Ancelotta Problems

Posted on January 24, 2011


(Sorry for the horrific use of the pun headline. Can we all just pretend that I’m using it ironically).

One team that’s been conspicuous by their absence in the transfer window so far has been Chelsea. The fact that a 2-0 victory at home to Blackburn isn’t merely routine is a sign of how the expectations for this team have dropped since the 21 goals scored to 1 conceded in the opening 5 matches of the season. The team that was pegged to be runaway title winners is hobbling. And in the wrong direction. Towards a minefield.

With Manchester United defying all likelihood and remaining (to date) unbeaten, the best Arsenal side in years, Spurs playing some scintillating attacking football and the Man City mercenaries starting to gel, even a top 4 finish is in question for the Blues. Where did it all go wrong for last season’s double winners?

Firstly and foremost, I don’t hold the demise of Chelsea’s title hopes to be the fault of Britain’s most famous ex-first team coach, Ray Wilkins. The man was clearly influential at Stanford Bridge but unless you think that coaches dish out magical talent pills before each match, it wouldn’t explain the sudden and calamitous collapse of the team’s fortunes. Chelsea were on the wane before Wilkins’ departure. The three league matches before he left were a nervy scraped 2-1 at Blackburn, the 2-0 defeat at Anfield and a quiet 1-0 at home to injury-ravaged Fulham. Only 3 points were lost, but the team was far from the imperious dominating form of earlier the season.

I don’t see this as a temporary loss of form. As many commentators have noted, this is one old side. To look at strikers alone, Anelka is 32 in March, Drogba will be 33 and even the inconsistent Malouda turns 31 this year. This isn’t necessarily a problem if you have youth prospects to turn to, but Sturridge and Kakuta have yet to make compelling cases for a long term future at the bridge.

Defensively, things are even worse. While I’m no fan of Carvalho, his abrupt departure when former Chelsea manager Jose Mourinho came calling left the team short of experience at the back. Terry and Alex are now the primary centre backs, even though both have struggled for fitness and John Terry spends half his time moving like a man with a stone in his shoe. Hell, maybe he does. Maybe the kit guy is an old friend of Wayne Bridge.

Not Picture: A comfortable man.

Other than those two the options are limited. Ivanovic has historically been a right-back, and Ancelotti was forced to play 19 year old Jeffrey Bruma in the must-win match against Villa (that they didn’t win). To say that this is not a team with depth in it an understatement comparable to saying that this is not a man with great career prospects.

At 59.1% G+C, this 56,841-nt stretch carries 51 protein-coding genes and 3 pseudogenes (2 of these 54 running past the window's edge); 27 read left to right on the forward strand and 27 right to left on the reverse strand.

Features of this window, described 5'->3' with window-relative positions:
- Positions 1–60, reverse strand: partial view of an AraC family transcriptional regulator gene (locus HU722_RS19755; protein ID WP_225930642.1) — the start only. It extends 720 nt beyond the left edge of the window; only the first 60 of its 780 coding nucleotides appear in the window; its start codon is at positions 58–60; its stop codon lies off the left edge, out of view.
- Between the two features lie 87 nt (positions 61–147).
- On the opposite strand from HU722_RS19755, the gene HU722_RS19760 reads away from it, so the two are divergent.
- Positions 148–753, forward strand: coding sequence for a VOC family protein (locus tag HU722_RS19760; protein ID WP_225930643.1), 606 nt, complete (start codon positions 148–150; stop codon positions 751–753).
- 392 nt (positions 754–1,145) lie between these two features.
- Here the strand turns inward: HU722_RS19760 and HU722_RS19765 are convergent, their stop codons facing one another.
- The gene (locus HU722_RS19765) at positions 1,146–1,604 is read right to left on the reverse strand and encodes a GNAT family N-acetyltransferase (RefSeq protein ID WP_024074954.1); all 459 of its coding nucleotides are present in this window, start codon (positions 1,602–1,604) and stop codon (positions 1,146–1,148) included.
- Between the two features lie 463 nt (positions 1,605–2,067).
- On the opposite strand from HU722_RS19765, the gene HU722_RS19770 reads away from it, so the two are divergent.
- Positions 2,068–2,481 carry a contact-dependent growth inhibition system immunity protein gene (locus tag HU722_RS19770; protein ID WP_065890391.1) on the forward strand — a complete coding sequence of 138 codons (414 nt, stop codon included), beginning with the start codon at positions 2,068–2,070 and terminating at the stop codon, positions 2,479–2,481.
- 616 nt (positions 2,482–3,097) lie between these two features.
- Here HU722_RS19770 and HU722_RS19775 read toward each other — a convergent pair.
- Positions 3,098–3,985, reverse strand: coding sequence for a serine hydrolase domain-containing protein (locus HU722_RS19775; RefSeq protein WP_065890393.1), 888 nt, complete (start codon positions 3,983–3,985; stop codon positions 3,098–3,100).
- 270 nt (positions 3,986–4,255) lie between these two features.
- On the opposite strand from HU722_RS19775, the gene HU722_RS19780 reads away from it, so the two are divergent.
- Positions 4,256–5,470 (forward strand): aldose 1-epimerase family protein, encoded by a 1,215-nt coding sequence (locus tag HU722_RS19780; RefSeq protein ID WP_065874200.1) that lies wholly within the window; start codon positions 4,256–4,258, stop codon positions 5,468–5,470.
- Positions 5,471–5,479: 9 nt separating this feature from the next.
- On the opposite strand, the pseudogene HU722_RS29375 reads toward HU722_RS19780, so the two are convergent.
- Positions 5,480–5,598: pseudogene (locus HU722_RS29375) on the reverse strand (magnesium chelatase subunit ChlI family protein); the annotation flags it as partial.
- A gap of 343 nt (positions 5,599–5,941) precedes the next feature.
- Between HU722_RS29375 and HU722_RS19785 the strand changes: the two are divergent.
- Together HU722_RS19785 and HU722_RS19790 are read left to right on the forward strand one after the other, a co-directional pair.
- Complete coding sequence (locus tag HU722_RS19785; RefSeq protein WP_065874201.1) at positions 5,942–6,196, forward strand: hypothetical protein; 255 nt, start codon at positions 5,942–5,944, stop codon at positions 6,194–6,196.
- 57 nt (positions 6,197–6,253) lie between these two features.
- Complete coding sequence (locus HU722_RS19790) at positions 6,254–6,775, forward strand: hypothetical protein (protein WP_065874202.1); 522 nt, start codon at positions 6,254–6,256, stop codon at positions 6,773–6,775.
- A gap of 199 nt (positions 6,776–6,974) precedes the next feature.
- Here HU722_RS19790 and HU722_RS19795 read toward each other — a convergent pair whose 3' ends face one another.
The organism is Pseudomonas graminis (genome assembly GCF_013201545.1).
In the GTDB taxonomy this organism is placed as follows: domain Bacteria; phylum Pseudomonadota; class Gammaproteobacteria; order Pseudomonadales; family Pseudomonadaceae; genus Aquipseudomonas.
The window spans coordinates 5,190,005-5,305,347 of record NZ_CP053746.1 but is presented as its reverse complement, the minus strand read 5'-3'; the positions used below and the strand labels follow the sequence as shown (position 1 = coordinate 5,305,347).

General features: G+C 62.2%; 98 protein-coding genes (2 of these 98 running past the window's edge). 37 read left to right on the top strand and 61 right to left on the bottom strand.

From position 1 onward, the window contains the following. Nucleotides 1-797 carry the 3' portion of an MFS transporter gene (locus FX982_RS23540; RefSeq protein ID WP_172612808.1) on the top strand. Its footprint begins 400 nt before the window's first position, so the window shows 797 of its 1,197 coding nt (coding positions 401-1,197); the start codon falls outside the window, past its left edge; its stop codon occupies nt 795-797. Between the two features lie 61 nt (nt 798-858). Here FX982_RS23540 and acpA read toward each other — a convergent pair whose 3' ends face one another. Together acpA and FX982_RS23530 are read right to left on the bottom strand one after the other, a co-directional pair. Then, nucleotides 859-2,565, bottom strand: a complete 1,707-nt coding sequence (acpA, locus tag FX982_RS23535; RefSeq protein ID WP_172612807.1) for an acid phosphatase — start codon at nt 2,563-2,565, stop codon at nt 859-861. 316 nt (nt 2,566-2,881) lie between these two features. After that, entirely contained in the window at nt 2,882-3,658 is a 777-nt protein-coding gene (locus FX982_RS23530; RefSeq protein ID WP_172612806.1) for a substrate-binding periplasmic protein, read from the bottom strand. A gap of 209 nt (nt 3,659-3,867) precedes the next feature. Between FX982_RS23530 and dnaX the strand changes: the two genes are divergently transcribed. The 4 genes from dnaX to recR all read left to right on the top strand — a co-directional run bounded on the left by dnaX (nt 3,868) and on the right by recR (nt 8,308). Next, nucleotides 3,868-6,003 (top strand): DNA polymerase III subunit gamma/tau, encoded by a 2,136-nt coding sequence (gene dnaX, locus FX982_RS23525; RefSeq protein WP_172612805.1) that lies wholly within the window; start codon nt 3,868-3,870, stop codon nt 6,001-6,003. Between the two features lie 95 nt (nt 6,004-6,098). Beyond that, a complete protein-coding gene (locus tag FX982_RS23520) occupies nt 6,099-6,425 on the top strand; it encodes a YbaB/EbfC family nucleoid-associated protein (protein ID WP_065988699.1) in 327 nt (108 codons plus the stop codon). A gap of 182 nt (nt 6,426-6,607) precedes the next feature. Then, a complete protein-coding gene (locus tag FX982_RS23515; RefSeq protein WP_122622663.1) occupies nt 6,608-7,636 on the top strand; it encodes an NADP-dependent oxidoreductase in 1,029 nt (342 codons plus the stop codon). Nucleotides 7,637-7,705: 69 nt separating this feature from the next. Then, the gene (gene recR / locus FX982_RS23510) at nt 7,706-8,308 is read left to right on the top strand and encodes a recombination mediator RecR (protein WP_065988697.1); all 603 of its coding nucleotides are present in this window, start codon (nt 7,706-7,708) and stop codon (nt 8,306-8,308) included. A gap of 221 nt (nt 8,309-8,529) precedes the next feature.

At 10 points behind the leaders beyond the halfway point of the season, it’s hard to see a comeback at this point. And it’s hard to point out a specific player that’s underperforming. They just give a collective aura of a prize fighter past his prime. No comparisons are being made with Liverpool yet, especially since there’s always the option for Roman Abramovich to break out the cheque book and sign a fresh batch of Galacticos.

But there’s the crux of the problem. With Roman now being more stingy with the purse-strings, Chelsea are in an enforced period of rebuilding. There have been some pretty canny movements in the transfer window, with some dead weight (Ballack, Cole) moved on and some promising buys (it hasn’t really paid off but I was taken with the Benayoun capture after his last season with Liverpool). This alongside the emergence of youth players with genuine promise is a great thing for the club. For all the claims of bought titles in the past, Chelsea are starting to look like a team that could stand on its own merits rather than just its owner’s. But the corollary is that they may have to go a while without winning a trophy.

In an ironically depressing way, it’s refreshing to see the amount of support that Carlo Ancelotti is getting from the fans and the board. The Premier League would be a better place if more managers were given time to actually build a team (looking at you here Merseyside). How long it’ll last is a tricky subject. With a tough run of games against Bolton, Everton and Fulham away as well as Liverpool at home coming up, too many dropped points could leave him on the ropes.

This is a team with a recent history of reaching for the ‘Sack Manager’ button if it looks as though there won’t be shiny new silverware this year. Even if they don’t do so, there will probably be the temptation to splash out on players that will be given 2/3 weeks before being branded failures by not adapting immediately to the pressures of the Premiership.

Artist's impression of the 'Sack Manager' button.

To be blunt, Chelsea are at an impass. The decision they as a team, a management and a fanbase will determine the fate of the club for at least the next half-decade. If they choose to continue the recent practice of getting rid of players past their best, buying new players for value rather than reputation, and develop their youth side, they could get past the label of having bought success rather than earned it. But if they just throw (or in the case of the fans, demand that the club throws) £20 million at the biggest name they can get (Luiz, Subotic, Kjaer) or worse, sack Carlo for having the temerity not to win everything all the time, then they are just condemning the club to being a billionaire’s toy for the forseeable future.


Banner image via Mirror Football.